In early 2020, The Practice Group (TPG) and Simplify Health, both subsidiaries of the US healthcare company Centene Corporation, were brought together and renamed Operose Health.
As The Practice Group (TPG), the company operates primary care surgeries and a walk-in centre, but it also has some contracts to run community services in the area of ophthalmology and dermatology. In 2017, TPG became 100% owned by Centene Corporation. Simplify Health (previously Beacon UK) focuses on mental health.
In 2017 The Practice Group was acquired by the US company Centene Corporation and in January 2020, Centene brought together its two UK subsidiaries, The Practice Group and Simplify Health, under one brand - Operose Health. Since the acquisition of The Practice Group by Centene, the strategy of the organisation, has included divesting from non-profitable contracts.
Operose states in the 2018 annual accounts that there has been a change of approach to its market strategy and as a result a number of decisions were made "to exit contracts that have not historically fulfilled profitability targets, or do not fit with growth strategy." At the end of March 2019, the company exited the Surrey Borders Partnership Trust CAMHS contract, at the end of June 2019, it exited the Surrey Borders Partnership Trust CFHS contract and in July 2019 it divested its complex care division.
According to The Practice Group's still active website, in January 2020, it had contracts for 18 GP surgeries, plus one walk-in clinic. In addition, the company lists 10 ophthalmology services and a single dermatology clinic in Kent.
In the early years of the business from 2005 onwards, The Practice Group's (TPG) strategy was to offer to take over the running of the infrastructure of existing GP practices including the premises. It offered 100% purchase or a partial equity release scheme for GP premises and then employed the GPs as medical staff with the possibility of share options in The Practice Group. The company targeted GPs selling their premises, down-sizing for retirement or needing expansion funding. By mid-2010 The Practice had 16 contracts with GP surgeries. The company then underwent a phase of rapid expansion through the acquisition of other companies.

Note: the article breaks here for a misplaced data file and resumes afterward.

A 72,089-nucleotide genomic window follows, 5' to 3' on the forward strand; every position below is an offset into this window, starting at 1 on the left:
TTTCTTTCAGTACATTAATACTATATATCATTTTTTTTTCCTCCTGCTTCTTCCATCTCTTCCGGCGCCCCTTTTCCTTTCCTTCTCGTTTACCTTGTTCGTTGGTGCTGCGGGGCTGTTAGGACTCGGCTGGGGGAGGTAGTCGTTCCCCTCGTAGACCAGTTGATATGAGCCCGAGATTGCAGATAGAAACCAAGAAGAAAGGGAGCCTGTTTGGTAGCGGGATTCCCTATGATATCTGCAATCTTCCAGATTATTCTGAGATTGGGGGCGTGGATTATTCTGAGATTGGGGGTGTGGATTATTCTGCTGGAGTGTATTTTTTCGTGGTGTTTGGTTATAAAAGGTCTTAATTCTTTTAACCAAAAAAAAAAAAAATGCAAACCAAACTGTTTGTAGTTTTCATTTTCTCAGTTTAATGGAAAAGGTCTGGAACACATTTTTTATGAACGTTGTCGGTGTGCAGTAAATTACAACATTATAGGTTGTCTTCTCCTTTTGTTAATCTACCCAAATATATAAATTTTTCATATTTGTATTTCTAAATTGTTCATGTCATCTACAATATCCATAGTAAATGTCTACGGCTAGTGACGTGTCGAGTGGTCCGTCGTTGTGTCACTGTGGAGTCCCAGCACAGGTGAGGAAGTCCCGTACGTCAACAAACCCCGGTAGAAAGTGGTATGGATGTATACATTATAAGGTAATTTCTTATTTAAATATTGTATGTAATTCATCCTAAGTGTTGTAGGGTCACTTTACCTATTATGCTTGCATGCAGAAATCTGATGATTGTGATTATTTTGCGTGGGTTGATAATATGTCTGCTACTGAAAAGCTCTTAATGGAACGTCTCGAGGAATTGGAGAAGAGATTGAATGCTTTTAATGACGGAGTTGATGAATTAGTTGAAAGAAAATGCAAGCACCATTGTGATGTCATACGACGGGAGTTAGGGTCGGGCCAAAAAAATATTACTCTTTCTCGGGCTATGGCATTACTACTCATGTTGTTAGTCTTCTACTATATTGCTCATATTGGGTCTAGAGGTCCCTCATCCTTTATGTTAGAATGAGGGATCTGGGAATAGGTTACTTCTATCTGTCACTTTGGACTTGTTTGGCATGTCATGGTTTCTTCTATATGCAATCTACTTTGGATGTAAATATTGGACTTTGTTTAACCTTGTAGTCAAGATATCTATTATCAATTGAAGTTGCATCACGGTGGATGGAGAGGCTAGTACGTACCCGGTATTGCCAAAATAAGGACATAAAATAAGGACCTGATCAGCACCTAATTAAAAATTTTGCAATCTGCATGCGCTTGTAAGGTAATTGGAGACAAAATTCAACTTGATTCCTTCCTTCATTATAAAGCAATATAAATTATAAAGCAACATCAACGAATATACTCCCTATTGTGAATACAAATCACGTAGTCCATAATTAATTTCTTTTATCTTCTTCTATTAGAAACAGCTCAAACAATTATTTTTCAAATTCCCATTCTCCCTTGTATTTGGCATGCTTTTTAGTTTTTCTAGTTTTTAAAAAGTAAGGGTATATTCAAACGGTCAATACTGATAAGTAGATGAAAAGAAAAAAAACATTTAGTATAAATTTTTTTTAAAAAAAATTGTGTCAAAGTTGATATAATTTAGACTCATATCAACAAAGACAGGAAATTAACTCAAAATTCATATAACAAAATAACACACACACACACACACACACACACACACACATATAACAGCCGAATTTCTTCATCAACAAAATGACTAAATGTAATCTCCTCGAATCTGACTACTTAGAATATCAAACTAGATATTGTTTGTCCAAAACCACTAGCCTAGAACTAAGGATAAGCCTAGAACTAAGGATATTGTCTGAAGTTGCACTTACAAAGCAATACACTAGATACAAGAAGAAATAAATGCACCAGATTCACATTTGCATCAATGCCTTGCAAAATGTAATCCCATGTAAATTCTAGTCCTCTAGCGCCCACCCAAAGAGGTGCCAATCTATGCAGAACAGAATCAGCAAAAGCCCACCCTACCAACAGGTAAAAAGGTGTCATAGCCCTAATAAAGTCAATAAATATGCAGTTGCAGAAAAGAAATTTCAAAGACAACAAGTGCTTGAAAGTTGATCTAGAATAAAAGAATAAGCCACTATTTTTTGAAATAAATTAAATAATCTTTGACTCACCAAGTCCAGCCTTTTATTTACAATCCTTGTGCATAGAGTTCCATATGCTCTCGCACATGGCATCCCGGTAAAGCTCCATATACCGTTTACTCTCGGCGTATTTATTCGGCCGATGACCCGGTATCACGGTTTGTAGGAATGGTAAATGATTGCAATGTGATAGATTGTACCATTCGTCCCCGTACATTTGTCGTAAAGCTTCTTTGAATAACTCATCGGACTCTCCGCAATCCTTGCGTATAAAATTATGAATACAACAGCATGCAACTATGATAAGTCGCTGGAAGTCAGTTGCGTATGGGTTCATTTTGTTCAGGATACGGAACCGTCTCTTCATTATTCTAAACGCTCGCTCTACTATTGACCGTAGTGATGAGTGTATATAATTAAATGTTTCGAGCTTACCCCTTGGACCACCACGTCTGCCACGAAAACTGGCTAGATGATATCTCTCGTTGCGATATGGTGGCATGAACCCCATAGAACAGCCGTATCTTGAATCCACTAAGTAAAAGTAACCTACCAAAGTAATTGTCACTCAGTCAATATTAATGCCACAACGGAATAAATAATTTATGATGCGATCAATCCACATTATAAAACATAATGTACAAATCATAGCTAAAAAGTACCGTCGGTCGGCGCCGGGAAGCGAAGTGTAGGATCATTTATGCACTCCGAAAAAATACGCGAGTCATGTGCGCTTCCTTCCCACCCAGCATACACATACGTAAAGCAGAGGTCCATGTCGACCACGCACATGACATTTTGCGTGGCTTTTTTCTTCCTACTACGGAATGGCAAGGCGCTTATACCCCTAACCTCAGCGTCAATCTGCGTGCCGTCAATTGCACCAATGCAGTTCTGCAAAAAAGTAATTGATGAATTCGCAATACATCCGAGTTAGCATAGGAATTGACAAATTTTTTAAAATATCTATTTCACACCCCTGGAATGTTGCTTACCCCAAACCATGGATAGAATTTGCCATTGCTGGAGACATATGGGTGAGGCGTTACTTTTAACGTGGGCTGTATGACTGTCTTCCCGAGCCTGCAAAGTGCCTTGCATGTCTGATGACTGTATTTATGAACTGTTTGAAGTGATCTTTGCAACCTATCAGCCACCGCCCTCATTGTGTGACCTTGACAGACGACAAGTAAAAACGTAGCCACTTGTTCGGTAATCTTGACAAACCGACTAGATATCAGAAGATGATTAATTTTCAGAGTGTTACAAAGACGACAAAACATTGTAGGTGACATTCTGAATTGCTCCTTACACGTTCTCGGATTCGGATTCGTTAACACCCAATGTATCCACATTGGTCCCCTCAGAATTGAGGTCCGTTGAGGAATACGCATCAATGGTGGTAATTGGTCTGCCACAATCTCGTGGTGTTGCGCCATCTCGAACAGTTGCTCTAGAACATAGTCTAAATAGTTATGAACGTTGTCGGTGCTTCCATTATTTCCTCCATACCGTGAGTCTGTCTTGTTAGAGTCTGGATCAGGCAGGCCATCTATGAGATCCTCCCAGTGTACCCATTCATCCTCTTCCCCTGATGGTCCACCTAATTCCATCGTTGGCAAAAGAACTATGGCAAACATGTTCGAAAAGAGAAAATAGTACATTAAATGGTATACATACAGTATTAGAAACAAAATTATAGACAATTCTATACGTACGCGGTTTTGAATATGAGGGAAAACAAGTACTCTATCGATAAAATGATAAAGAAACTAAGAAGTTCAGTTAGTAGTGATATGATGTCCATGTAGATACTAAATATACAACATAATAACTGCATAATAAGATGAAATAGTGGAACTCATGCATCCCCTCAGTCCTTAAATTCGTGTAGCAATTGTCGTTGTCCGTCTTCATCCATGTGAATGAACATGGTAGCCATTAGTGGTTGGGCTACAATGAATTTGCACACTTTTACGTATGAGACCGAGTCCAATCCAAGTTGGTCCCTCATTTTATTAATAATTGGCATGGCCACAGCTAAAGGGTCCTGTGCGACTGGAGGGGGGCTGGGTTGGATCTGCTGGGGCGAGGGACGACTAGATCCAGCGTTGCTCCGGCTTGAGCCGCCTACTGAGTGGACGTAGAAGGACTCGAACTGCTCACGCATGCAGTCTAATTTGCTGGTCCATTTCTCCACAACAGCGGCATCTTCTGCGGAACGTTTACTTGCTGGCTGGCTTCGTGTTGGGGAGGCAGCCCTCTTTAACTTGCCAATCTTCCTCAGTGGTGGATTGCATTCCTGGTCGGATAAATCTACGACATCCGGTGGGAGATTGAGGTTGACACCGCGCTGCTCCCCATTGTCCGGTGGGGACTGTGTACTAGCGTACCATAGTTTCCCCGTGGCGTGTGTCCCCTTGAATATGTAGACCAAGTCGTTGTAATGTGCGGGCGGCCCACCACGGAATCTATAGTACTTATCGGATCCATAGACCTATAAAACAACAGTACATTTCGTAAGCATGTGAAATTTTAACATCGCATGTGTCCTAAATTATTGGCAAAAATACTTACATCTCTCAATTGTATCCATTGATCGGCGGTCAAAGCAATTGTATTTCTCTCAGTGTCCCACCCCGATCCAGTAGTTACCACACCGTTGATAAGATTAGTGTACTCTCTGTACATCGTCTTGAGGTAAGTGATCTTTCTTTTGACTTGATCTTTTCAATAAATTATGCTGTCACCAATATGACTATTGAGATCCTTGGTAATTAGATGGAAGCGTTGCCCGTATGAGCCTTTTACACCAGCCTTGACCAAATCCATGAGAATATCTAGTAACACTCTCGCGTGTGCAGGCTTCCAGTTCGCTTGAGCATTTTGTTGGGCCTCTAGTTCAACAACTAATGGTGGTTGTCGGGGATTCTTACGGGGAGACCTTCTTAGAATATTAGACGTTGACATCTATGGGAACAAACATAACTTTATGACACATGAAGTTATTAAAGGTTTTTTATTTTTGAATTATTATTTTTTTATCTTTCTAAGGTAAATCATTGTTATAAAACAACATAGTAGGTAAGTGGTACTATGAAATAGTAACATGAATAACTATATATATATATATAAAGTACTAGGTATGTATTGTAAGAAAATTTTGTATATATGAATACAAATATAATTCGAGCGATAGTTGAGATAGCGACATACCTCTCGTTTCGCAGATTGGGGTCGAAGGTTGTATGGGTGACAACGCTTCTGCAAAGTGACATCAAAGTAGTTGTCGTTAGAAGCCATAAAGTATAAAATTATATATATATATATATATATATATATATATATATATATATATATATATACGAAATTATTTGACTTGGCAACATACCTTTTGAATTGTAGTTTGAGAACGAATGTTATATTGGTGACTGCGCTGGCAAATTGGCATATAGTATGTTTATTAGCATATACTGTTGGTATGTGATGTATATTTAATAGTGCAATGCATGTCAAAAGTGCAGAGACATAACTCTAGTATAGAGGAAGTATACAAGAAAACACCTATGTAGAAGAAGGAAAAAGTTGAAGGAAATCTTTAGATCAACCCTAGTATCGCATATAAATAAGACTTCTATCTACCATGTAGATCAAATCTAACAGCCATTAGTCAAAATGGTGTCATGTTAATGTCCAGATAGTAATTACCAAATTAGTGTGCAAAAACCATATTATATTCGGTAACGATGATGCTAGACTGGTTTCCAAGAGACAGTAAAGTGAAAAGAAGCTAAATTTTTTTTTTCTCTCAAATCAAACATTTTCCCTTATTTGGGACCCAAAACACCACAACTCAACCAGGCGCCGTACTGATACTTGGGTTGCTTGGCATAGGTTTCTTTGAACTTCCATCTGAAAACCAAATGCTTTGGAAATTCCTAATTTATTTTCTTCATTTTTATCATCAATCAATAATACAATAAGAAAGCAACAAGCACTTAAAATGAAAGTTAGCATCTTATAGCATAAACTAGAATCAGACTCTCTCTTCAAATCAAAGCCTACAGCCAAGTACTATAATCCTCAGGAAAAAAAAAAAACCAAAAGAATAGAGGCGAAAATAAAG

In November 2010, it acquired the surgery business of Chilvers McCrea (over 30 surgeries), in April 2011 the surgery business of United Health UK (six surgeries). More recently in May 2016 The Practice acquired Phoenix Primary Care Limited (12 GP surgeries.). At the time of the acquisition, Phoenix had 58,000 registered patients.
In other areas TPG has tendered for contracts with CCGs. In March 2010, the acquisition of the company Drummonds expanded the company’s business in the area of secure health, adding contracts in two immigration removal centres. However, in 2017 there was no record of prison services on TPG's website and the company Drummonds is listed as dormant in the company's accounts to March 2016.
In April 2017 The Practice launched a new complex care division to provide home-based complex healthcare services to people with significant health conditions, long-term illnesses or disabilities. The division was known as TPG Complex Care. In May 2017 it launched its opening at headquarters in Telford.
This division was short-lived, however; in the company's annual accounts on Companies House, Operose Health reports that in July 2019 the complex care division was divested.
As of December 2018, MH Services International (UK) Ltd became the parent company to Operose Health UK Ltd and Operose Health Group Ltd (formerly Centene UK Ltd). Accounts filed at Companies House, covering Operose Health Ltd, are by MH Services International (UK) Ltd.
Information provided through Companies House shows that in the year ending December 2018, MH Services International recorded revenue of almost £34 million, however it recorded a loss of £23.7 million, compared to a loss of £10.5 million the previous year.
The 2018 accounts show that the group derives all its revenue from NHS contracts for GP surgeries and community healthcare services.